For many of us (especially those of us who are some combination of white, suburban-raised, and male), it’s easy to think of violence as a distant and alien phenomenon. It is shootings and muggings and bombings. It happens in bad neighborhoods far from our own, or in the hills of some foreign land, or in a city across the sea. We are connected to it only by the headlines, it seems. Or maybe we have experienced it firsthand, some obvious form of violence, but even then, we’d like to conceive of it as an anomalous blip in an otherwise violence-free existence. A freak accident. “Violence is not my story,” the thinking goes. “I am neither victim nor executioner. I’m just, you know, not a part of it.”

I thought this way for a long time. Still do, when I’m not paying attention. I’ve only recently begun to explore the startling truth: that not only am I capable of violence, I’m also the perpetrator of violence everyday. This has been one of the more horrifying fruits of my meditation practice – the realization that there is a madman inside my head wreaking havoc whenever he can. The madman is a conditioned thought-pattern, a way of thinking. Call it fear. Call it loathing. Call it the Devil himself. Sitting on a cushion for just a few minutes each day has become an invitation to consider the possibility that perhaps evil is not some entity outside myself. That it might be, instead, the inevitable effect of the belief in my own separateness, the conviction that I am fundamentally disconnected from you, that we are not manifestations of the same universe, that we are not, in fact, one.

Suddenly, looking through the lens of this separateness, we are in competition. We are at war. If there is you and me, then which one of us is better? Which one of us is right? There now have to be winners and losers, the ones who get to heaven and the ones who go to hell. And, of course, who wouldn’t fight to get to heaven, if there’s the threat of hell? And so we fight for heaven, and in so doing, create hell.These are the implications of a belief in separateness, of living by exclusion and division. It is, intrinsically, a violent form of perception, necessitating the suffering of someone out there.

This way of thinking becomes a way of living, and violence is the inevitable result. Most of us are living it out in our own subtle ways each day. Just watch it: the loathing or self-loathing, the competitive social posturing, the endless inner dialogue of critical comparison, how “me and you” becomes “me versus you,” over and over again. While it does not compare to the suffering created by the violence of a suicide bomber, it does grow from the same soil: the belief in separateness, the failure to recognize the truth of our unavoidable interdependence, our oneness in both spirit and matter.

By investigating our own inner violence, through meditation or other forms of contemplation, the path to healing is a bit easier to see. Coming at it from the outside in – using the wounds of the world as surrogates for our own, or projecting our inner devil onto some external bad guy – it’s much more confusing this way, seeking a solution. Turning inward, the solution becomes intuitively clear and simple.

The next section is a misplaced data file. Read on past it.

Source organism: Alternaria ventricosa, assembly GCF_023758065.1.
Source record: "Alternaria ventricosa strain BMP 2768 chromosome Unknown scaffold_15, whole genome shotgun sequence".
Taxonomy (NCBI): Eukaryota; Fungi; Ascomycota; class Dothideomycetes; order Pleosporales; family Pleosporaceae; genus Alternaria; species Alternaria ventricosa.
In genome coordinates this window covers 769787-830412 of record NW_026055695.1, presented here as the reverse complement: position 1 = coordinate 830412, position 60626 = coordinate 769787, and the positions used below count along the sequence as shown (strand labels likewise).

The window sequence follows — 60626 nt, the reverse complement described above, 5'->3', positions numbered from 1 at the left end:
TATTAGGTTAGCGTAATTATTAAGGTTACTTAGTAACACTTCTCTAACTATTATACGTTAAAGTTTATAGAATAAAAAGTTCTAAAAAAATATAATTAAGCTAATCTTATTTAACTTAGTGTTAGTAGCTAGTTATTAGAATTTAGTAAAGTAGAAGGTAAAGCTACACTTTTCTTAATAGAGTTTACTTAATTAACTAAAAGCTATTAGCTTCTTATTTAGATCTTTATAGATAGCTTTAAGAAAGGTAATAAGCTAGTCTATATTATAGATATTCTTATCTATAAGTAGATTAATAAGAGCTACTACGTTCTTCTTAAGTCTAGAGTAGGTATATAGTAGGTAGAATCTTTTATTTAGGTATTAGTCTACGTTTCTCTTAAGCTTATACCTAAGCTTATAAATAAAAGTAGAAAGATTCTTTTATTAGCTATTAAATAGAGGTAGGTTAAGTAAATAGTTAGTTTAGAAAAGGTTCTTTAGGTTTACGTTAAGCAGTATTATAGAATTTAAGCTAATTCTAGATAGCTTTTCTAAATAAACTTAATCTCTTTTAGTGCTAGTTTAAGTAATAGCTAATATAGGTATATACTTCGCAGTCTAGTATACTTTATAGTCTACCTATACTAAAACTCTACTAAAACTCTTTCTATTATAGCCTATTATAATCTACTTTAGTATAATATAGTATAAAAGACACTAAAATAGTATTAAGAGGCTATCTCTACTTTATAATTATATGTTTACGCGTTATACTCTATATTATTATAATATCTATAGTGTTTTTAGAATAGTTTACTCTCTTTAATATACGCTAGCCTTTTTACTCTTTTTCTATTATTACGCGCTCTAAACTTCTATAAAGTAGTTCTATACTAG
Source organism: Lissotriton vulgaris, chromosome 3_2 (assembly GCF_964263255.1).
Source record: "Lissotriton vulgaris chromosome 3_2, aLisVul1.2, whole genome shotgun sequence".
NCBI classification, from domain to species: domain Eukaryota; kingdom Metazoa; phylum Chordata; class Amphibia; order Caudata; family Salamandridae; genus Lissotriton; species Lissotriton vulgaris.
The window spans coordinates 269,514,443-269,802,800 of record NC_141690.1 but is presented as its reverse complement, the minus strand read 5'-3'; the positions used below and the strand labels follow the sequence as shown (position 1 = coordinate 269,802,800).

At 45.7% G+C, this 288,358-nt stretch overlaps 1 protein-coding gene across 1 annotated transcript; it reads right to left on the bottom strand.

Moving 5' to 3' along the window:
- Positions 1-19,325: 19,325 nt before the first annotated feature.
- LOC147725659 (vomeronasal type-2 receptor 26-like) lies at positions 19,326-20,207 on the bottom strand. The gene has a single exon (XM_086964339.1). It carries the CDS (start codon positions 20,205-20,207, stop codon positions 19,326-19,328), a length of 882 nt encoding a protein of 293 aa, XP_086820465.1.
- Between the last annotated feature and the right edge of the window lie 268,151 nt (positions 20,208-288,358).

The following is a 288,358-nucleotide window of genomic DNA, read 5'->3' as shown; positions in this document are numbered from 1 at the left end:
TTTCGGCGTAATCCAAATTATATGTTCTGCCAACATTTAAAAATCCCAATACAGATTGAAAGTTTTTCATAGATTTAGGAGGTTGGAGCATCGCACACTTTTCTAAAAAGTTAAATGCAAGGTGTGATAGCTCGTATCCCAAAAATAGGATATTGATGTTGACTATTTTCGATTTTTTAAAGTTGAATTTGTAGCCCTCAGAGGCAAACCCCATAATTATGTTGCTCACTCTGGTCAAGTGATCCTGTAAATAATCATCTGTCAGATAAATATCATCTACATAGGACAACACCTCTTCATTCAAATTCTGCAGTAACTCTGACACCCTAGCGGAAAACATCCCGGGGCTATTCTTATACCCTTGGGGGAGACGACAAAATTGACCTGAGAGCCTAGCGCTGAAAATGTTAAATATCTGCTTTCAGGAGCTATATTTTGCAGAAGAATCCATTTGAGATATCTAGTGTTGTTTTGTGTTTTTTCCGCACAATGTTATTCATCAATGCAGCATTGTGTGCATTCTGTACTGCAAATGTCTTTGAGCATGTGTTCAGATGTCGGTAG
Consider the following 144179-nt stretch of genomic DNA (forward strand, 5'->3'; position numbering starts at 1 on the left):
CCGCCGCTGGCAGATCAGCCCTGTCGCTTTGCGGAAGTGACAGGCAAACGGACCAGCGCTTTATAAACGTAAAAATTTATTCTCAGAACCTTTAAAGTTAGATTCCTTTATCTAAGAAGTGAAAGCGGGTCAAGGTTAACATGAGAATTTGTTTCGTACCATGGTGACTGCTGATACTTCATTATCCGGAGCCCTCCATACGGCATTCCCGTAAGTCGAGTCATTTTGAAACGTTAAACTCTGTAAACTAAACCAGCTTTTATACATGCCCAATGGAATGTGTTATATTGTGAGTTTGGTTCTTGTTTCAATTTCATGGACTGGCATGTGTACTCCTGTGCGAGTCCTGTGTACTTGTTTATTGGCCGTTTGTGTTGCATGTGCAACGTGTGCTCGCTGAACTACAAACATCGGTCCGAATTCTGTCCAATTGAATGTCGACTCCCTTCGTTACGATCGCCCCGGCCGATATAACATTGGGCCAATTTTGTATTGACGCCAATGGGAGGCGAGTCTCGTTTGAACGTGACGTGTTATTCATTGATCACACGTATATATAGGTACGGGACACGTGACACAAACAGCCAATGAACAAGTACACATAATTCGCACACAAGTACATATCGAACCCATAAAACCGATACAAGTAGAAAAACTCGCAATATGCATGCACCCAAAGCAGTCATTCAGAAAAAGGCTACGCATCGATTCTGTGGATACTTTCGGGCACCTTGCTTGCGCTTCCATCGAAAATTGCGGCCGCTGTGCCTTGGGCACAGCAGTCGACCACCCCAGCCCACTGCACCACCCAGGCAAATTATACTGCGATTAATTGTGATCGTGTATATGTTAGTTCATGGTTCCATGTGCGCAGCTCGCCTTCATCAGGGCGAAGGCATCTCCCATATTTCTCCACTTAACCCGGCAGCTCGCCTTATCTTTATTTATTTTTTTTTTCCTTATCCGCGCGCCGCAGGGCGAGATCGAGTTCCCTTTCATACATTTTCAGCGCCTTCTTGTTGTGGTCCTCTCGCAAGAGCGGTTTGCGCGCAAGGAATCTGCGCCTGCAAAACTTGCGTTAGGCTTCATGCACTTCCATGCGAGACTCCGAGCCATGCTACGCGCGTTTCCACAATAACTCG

The core question arises: What do I do with this devil inside me, this violence?

The insight follows: I can either reject it or accept it. Hate it or meet it with love. Eviscerate it, berate it, and crucify it, or instead, hold it in a gentle embrace, rocking this slimy, hissing creature like I’d rock a child shivering in fear.

This is where the solution becomes obvious, if a bit paradoxical: If I hate that thing inside me which hates, then I’m just adding more hate to my system. If I’m violent against that which is violent, it’s simply more violence. There is only one way out of the cycle: I must love it, all of it, fiercely, tenderly, and completely. A broken-open, broken-hearted, irrational, all-or-nothing love. Saying, “Thank you,” and, “I forgive you,” and, “You belong here, too,” over and over again until the pained, thrashing creature trusts you enough to melt into your embrace, to become the wild, insane love that you, too, have chosen to become.

I can see this quite clearly in my own inner experience. I can feel it, how futile it is to meet the violence inside me with violence. It just hurts more.

So what do we do with those humans among us who are so deeply lost in their delusions of separateness that they would commit mass murder in a tragic attempt to realize their flawed understanding of heaven? How do we respond to this wound, in our own minds and hearts?

The medicine is bitter, but powerful: So long as we meet violence with violence, we are just perpetuating the shitshow. If we kill they who have killed, or even hate they who hate, we have transcended nothing. Heaven does not exist until we’ve learned to love the Devil, too.

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